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Carl Wright during his knock of 48.
New York Premier League
New York Premier League Launched

By Sam Sooppersaud

Aug. 3rd, 2009
The New York Premier League...Wait a minute! Did we see correctly? New York Premier League...Yes, folks! You read it correctly! The NY Premier League has been launched in the Big Apple. Be prepared to see some exciting cricket in the weeks ahead.

We heard of plans to create the English Premier League, the idea of an Australian Premier League was kicked around, even a venture in South Africa. None of these materialized. However, talks and planning for the NY Premier League came into fruition and the first Twenty/20 game in the new league was played at the newest cricket ground located at 80th Street and Seaview Avenue in Brooklyn, on Saturday, July 25th, 2009.

Cricket lovers have experienced the excitement and pulsating brand of cricket of the Indian Premier League (IPL), and it is the hope and expectation of the organizers that the new NYPL will provide the same excitement as the IPL, and that which was lacking in cricket around the New York metropolitan area; in fact around the country. For a long time now the administrators of the game in these parts have tried "different things" to have the game "catch on." We've had numerous sponsors and have played different forms of the game, yet it seemed that only the immigrant community was attracted to the games. The Native Americans still have not been interested enough to come to local cricket matches.

If my memory serves me right, for the first time in 1978 the "Shell Shield' was played among the league’s in the metropolitan area with representative teams from the islands playing in the Shell Shield tournament in the West Indies, including Guyana. This was a two-day, two-inning affair. Then came the Red Stripe games, sponsored of course by Red Stripe beer. This was a 50-over format. After a few years the Red Stripe tournament gave way to the Ed Ahmad New York Caribbean Cup, sponsored by businessman Ed Ahmad. This competition was the Twenty/20 format, and included representative teams from Pakistan, India, Guyana, Barbados, Jamaica, Trinidad & Tobago, and the Windward and Leeward Islands.

The Ed Ahmad Cup seemed to have revived the cricketing public, with the number of spectators turning out to watch the games increasing considerably. At times, depending on who’s playing, up to a thousand or more spectators turned out at the cricket park. More youngsters were playing the game. There was more "cricket talk' at meeting places. Even the standard of play seemed to have been elevated. The atmosphere at the parks was more festive. Spectators would come in groups bringing with them their own “brown bags" and coolers filled with their favorite beverages. Yes, the Ed Ahmad Cup brought out the cricket lovers by the hundreds, luring them to the park to see quality cricket played by the area’s premier players.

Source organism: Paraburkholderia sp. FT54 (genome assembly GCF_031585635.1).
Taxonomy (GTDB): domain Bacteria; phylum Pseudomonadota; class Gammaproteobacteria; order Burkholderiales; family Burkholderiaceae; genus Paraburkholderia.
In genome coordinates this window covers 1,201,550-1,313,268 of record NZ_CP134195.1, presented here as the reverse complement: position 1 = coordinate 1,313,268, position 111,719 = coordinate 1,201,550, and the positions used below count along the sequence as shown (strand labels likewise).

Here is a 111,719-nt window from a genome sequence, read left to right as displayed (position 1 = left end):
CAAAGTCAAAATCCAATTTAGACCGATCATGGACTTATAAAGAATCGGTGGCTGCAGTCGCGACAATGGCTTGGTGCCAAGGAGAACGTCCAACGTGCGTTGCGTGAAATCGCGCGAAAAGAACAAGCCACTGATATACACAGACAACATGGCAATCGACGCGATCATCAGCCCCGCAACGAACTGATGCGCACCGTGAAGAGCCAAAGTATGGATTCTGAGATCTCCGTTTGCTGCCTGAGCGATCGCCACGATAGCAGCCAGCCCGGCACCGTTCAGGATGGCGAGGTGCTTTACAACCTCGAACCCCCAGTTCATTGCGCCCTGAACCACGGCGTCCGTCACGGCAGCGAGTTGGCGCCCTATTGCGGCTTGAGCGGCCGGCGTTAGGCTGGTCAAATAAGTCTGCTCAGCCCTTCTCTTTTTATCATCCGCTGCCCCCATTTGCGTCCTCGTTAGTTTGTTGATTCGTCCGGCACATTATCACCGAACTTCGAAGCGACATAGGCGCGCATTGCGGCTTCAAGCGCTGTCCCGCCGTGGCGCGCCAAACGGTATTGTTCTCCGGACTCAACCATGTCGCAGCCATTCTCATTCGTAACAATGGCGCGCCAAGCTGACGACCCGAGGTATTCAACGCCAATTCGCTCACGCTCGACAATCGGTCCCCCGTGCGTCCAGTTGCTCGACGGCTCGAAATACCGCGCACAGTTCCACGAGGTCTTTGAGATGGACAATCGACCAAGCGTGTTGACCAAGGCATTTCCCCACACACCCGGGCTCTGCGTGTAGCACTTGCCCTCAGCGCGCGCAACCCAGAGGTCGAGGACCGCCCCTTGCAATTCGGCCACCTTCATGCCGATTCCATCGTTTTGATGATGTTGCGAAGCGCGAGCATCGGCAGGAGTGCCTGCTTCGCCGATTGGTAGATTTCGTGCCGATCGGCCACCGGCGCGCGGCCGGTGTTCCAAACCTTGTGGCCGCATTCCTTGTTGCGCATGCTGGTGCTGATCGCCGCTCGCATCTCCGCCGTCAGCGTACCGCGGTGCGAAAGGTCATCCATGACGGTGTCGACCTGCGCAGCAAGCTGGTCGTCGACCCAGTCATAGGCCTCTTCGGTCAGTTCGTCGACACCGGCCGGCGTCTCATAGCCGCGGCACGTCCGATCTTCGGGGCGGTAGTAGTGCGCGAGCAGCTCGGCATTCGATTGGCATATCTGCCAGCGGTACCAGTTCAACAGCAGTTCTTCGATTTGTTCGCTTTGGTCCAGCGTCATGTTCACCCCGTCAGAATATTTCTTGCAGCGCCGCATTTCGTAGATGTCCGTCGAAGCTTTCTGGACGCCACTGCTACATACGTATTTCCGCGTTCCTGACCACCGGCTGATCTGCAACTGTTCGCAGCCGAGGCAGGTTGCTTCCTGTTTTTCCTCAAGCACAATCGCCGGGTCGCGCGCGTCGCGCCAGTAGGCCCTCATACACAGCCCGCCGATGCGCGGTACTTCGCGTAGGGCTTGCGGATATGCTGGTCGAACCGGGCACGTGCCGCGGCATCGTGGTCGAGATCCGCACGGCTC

Now that the Ed Ahmad Cup has gone into oblivion, the NY Premier league has been born. It is hoped that with franchises showcasing high-powered players, the spectators and interest in the game will improve. I know the six franchises have taken great pains to sign up, not only some of the exciting players around, but players from the various islands in the Caribbean. Among the various stables are present and former national players, former Test players, and current and past USA players. I invite you to come out and watch a few games in the NYPL. You would not be disappointed.

As mentioned before, the first game of the NYPL was played on Saturday, July 25th. United Chargers took on the NY Titans. The Chargers showcased former Jamaica national players Carl Wright and Glen Hall, current Jamaica national player Keith Hibbert, current USA captain Steve Massiah, former WI pacer Reon King, former USA captain Richard Staples, and many local stars. The Titans stars included former Guyana opening batsman Andrew Gonzales, the hard-hitting and exciting batsman Marlon Kallicharan, Guyana and former West Indies all-rounder Narsingh Deonarine, present USA player Dennis Evans, former USA captain Zamin Amin, and a host of other stars.

Because of the inclement weather the game was reduced to a 15-over affair. Although it was a low-scoring game, it did provide the small crowd with moments of excitement. The Titans batted first, and were, I must admit, less than Titanic. They scored 98 runs off their 15 overs. At one stage it appeared that The Titans was in for a big score as Kallicharan and Gonzales pummeled the Chargers' bowlers in reaching 46 without loss. But with the loss of Gonzales, Titans succumbed to some tight bowling from the opponents. They finally ended their inning at 98 for 6.

United Chargers started their inning like a "house on fire." Openers Wright (47) and Hall (38) sprayed 6's and 4's all over the cricket field. By the time20Wright was out in the eight over the Chargers were 72 runs, needing only 27 to win in the remaining seven overs. They eventually knocked off the Titans' total in the eleventh over.

The next series of games will be played on Saturday, August 8th. Log on to Libertycricket.com or newyorkcricket.com for further information. I encourage all cricket lovers to come out and be a part of the excitement. The players have promised to put on quite a show for the spectators.

(I invite readers' comments to this article. You may also send me your comments at Ssamrajs@verizon.net)

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